George Whitefield Sermon 2

Walking With God

Genesis 5:24, "And Enoch walked with God: and he was not; for God took


Various are the pleas and arguments which men of corrupt minds

frequently urge against yielding obedience to the just and holy commands of

God. But, perhaps, one of the most common objections that they make is

this, that our Lord's commands are not practicable, because contrary to

flesh and blood; and consequently, that he is `an hard master, reaping

where he has not sown, and gathering where he has not strewed'. These we

find were the sentiments entertained by that wicked and slothful servant

mentioned in the 25th of St. Matthew; and are undoubtedly the same with

many which are maintained in the present wicked and adulterous generation.

The Holy Ghost foreseeing this, hath taken care to inspire holy men of old,

to record the examples of many holy men and women; who, even under the Old

Testament dispensation, were enabled cheerfully to take Christ's yoke upon

them, and counted his service perfect freedom. The large catalogue of

saints, confessors, and martyrs, drawn up in the 11th chapter to the

Hebrews, abundantly evidences the truth of this observation. What a great

cloud of witnesses have we there presented to our view? All eminent for

their faith, but some shining with a greater degree of luster than do

others. The proto-martyr Abel leads the van. And next to him we find Enoch

mentioned, not only because he was next in order of time, but also on

account of his exalted piety; he is spoken of in the words of the text in a

very extraordinary manner. We have here a short but very full and glorious

account, both of his behavior in this world, and the triumphant manner of

his entry into the next. The former is contained in these words, `And Enoch

walked with God'. The latter in these, `and he was not: for God took him'.

He was not; that is, he was not found, he was not taken away in the common

manner, he did not see death; for God had translated him. (Heb. 11:5.) Who

this Enoch was, does not appear so plainly. To me, he seems to have been a

person of public character; I suppose, like Noah, a preacher of

righteousness. And, if we may credit the apostle Jude, he was a flaming

preacher. For he quotes one of his prophecies, wherein he saith, `Behold,

the Lord cometh with ten thousands of his saints, to execute judgment upon

all, and to convince all that are ungodly among them, of all their ungodly

deeds which they have ungodly committed, and of all their hard speeches,

which ungodly sinners have spoken against him'. But whether a public or

private person, he has a noble testimony given him in the lively oracles.

The author of the epistle to the Hebrews saith, that before his translation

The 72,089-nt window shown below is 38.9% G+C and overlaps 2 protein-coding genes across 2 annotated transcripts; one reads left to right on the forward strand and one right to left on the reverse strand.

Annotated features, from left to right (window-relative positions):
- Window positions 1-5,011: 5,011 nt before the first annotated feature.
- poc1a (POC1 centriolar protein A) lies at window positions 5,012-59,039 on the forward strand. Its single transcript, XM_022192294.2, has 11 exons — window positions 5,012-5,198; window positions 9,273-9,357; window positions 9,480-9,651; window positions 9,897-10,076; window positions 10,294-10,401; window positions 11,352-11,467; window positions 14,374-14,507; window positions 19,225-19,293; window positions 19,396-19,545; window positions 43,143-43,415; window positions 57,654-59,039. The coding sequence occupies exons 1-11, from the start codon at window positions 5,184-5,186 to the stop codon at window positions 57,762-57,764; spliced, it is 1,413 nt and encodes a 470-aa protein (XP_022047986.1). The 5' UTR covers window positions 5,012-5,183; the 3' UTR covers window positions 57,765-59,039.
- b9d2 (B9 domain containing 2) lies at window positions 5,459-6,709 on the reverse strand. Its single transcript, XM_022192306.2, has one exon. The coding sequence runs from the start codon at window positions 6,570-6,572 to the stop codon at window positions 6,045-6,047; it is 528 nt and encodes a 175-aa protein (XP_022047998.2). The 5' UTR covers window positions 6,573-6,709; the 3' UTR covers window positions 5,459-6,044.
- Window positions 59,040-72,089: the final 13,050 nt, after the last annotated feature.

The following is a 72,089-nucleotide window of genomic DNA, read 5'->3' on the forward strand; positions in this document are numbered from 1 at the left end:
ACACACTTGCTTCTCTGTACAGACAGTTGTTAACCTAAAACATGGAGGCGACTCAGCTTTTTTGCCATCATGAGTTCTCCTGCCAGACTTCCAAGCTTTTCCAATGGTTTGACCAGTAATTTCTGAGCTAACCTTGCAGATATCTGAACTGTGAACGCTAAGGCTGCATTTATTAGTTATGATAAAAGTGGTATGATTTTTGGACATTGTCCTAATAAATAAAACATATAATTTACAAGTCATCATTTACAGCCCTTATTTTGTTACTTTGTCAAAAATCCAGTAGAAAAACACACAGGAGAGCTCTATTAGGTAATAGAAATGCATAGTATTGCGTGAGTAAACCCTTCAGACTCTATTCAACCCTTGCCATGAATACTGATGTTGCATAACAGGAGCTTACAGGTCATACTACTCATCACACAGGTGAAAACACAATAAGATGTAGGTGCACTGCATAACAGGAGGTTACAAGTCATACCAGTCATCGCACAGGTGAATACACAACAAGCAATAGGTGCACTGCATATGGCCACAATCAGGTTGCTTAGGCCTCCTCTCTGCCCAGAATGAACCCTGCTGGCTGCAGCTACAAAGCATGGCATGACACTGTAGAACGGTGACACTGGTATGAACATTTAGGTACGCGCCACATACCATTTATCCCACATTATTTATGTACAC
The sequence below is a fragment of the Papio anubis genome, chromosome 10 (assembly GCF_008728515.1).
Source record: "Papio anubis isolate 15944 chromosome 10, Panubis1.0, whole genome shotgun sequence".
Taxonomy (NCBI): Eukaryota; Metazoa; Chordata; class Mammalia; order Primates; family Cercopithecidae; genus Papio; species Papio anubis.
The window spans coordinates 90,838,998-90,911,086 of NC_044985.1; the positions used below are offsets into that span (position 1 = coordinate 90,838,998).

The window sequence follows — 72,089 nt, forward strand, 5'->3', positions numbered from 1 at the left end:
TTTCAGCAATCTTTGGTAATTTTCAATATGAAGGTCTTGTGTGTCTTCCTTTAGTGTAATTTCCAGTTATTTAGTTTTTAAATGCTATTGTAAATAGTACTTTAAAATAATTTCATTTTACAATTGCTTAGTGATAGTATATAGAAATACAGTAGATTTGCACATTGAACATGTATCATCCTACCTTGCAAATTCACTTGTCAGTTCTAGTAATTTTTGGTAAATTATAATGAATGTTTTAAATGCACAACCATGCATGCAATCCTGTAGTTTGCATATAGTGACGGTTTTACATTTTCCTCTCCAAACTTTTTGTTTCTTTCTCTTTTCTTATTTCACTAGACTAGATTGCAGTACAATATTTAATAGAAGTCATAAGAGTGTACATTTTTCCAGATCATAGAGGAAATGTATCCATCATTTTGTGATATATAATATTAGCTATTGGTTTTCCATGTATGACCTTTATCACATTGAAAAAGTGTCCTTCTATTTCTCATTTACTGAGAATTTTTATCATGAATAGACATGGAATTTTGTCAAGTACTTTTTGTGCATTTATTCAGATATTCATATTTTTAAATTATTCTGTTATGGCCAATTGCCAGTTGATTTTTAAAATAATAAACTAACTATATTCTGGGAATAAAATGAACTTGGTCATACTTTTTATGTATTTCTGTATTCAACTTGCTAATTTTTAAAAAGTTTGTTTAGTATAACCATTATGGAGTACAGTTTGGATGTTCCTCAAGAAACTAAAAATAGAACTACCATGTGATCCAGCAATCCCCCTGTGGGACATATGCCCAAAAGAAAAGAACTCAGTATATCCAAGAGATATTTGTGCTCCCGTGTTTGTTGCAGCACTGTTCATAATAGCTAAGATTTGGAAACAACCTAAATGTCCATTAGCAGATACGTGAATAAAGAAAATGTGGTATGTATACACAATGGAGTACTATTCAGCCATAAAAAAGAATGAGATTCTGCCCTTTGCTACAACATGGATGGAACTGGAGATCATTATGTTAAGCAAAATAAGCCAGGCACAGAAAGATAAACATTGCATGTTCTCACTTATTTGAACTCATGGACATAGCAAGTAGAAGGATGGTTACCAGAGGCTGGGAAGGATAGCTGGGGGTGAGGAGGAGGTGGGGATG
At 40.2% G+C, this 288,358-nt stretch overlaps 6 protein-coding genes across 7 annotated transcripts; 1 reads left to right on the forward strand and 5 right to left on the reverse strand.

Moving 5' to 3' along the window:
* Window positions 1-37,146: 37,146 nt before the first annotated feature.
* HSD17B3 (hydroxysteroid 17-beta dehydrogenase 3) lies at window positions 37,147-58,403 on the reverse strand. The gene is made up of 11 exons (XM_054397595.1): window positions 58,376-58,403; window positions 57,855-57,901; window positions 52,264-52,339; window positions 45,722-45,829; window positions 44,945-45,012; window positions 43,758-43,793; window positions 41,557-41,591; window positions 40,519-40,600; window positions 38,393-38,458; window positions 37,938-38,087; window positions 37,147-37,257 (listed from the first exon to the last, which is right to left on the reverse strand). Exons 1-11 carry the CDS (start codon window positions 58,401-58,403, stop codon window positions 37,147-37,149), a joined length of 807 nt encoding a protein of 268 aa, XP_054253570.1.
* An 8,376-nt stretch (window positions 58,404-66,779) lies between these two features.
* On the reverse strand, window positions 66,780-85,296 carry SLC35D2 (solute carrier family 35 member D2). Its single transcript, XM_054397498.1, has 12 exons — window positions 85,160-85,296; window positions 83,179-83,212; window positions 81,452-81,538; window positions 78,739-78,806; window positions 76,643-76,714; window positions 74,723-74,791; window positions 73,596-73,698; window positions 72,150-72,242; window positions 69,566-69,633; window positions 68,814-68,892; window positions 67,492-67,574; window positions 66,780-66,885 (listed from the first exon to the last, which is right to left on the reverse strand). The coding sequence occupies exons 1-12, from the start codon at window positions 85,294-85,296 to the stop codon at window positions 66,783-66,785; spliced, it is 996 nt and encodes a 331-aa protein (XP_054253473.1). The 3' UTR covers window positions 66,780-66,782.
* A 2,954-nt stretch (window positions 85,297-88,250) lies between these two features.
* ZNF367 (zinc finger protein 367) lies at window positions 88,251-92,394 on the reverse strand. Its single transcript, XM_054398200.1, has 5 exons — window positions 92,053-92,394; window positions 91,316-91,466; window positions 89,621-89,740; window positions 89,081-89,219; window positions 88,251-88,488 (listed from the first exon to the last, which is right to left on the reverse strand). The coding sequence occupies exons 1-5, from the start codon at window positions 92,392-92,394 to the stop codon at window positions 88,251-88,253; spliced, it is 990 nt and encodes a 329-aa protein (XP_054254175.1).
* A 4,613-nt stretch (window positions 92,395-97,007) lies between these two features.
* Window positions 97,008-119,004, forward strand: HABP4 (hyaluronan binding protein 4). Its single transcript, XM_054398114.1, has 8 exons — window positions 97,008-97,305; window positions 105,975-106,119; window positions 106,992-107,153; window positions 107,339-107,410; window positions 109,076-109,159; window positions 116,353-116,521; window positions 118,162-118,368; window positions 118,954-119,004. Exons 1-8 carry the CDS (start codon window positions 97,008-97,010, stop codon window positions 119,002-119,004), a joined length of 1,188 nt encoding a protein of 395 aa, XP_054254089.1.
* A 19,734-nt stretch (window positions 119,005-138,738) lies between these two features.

he had this testimony, `that he pleased God'; and his being translated, was

a proof of it beyond all doubt. And I would observe, that it was wonderful

wisdom in God to translate Enoch and Elijah under the Old Testament

dispensation, that hereafter, when it should be asserted that the Lord

Jesus was carried into heaven, it might not seem a thing altogether

incredible to the Jews; since they themselves confessed that two of their

own prophets had been translated several hundred hears before. But it is

not my design to detain you any longer, by enlarging, or making

observations, on Enoch's short but comprehensive character: the thing I

have in view being to give a discourse, as the Lord shall enable, upon a

weighty and a very important subject; I mean, WALKING WITH GOD. `And Enoch

walked with God.' If so much as this can be truly said of you and me after

our decease, we shall not have any reason to complain that we have lived in


In handling my intended subject, I shall,

FIRST, Endeavor to show what is implied in these words, WALKED WITH


SECONDLY, I shall prescribe some means, upon the due observance of

which, believers may keep up and maintain their WALK WITH GOD. And,

THIRDLY, Offer some motives to stir us up, if we never walked with God

before, to come and walk with God now. The whole shall be closed with a

word or two of application.

FIRST, I am to show what is implied in these words, `walked with God';

or, in other words, what we are to understand by WALKING WITH GOD.

And FIRST, WALKING WITH GOD implies, that the prevailing power of the

enmity of a person's heart be taken away by the blessed Spirit of God.

Perhaps it may seem a hard saying to some, but our own experience daily

proves what the scriptures in many places assert, that the carnal mind, the

mind of the unconverted natural man, nay, the mind of the regenerate, so

far as any part of him remains unrenewed, is enmity, not only an enemy, but

enmity itself, against God; so that it is not subject to the law of God,